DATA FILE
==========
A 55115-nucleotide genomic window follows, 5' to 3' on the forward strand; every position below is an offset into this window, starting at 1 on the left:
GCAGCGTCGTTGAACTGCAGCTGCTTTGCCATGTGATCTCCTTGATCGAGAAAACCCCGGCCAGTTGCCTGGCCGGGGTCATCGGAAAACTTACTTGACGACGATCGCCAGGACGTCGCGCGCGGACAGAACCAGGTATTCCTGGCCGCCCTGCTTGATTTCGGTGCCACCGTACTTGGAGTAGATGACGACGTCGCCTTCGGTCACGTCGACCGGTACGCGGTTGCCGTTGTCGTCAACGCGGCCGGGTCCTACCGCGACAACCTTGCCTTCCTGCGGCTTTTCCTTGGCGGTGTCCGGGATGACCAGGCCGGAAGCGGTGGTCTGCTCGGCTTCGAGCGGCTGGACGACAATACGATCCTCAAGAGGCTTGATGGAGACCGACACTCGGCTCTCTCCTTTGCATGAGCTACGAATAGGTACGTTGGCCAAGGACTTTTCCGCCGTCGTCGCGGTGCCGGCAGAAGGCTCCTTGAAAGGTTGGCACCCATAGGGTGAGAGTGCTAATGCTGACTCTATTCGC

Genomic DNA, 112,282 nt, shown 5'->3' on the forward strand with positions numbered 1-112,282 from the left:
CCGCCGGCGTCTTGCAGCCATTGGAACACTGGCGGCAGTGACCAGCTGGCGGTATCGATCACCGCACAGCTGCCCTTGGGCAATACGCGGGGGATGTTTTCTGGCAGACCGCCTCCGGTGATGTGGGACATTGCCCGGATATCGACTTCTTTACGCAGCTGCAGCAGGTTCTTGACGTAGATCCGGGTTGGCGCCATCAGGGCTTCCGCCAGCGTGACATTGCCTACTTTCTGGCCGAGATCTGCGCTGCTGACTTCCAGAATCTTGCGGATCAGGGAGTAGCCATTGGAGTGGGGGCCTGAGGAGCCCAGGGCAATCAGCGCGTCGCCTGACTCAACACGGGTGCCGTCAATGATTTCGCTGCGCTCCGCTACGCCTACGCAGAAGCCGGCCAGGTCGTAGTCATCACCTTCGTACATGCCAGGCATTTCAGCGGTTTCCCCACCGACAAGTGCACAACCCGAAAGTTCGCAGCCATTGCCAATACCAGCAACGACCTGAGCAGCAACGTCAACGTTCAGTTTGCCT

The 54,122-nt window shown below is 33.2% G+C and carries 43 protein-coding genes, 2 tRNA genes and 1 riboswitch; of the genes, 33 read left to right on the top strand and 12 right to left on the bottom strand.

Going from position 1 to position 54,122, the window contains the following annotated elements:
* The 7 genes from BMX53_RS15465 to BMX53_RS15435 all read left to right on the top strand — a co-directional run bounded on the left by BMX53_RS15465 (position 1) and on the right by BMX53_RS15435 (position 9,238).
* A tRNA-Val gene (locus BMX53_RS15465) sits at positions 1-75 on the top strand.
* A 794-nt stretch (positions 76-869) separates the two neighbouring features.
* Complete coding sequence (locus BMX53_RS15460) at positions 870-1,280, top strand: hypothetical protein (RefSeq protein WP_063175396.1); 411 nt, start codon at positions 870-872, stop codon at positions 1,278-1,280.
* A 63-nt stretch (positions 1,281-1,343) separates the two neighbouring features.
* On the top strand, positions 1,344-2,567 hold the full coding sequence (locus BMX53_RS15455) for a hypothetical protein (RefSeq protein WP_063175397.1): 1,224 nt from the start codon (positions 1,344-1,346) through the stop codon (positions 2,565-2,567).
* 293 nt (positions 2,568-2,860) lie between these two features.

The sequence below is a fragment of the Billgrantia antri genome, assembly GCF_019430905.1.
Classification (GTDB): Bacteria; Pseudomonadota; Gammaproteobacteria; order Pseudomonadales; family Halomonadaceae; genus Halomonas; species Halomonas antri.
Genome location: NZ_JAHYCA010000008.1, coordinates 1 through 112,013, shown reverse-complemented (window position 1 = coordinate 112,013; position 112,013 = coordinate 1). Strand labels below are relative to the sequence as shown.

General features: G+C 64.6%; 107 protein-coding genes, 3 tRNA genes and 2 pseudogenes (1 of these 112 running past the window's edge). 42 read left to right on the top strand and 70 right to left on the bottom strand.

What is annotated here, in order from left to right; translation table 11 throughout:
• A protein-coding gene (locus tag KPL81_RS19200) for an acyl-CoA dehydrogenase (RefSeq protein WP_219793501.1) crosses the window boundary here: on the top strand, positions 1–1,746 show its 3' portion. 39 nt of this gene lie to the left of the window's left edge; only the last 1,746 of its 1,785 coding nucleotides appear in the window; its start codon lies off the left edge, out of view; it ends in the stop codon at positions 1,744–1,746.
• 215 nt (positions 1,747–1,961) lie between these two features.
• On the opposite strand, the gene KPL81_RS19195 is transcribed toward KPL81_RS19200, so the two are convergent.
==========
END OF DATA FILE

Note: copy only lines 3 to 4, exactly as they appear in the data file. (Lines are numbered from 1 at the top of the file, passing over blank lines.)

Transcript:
Genomic DNA, 112,282 nt, shown 5'->3' on the forward strand with positions numbered 1-112,282 from the left:
CCGCCGGCGTCTTGCAGCCATTGGAACACTGGCGGCAGTGACCAGCTGGCGGTATCGATCACCGCACAGCTGCCCTTGGGCAATACGCGGGGGATGTTTTCTGGCAGACCGCCTCCGGTGATGTGGGACATTGCCCGGATATCGACTTCTTTACGCAGCTGCAGCAGGTTCTTGACGTAGATCCGGGTTGGCGCCATCAGGGCTTCCGCCAGCGTGACATTGCCTACTTTCTGGCCGAGATCTGCGCTGCTGACTTCCAGAATCTTGCGGATCAGGGAGTAGCCATTGGAGTGGGGGCCTGAGGAGCCCAGGGCAATCAGCGCGTCGCCTGACTCAACACGGGTGCCGTCAATGATTTCGCTGCGCTCCGCTACGCCTACGCAGAAGCCGGCCAGGTCGTAGTCATCACCTTCGTACATGCCAGGCATTTCAGCGGTTTCCCCACCGACAAGTGCACAACCCGAAAGTTCGCAGCCATTGCCAATACCAGCAACGACCTGAGCAGCAACGTCAACGTTCAGTTTGCCT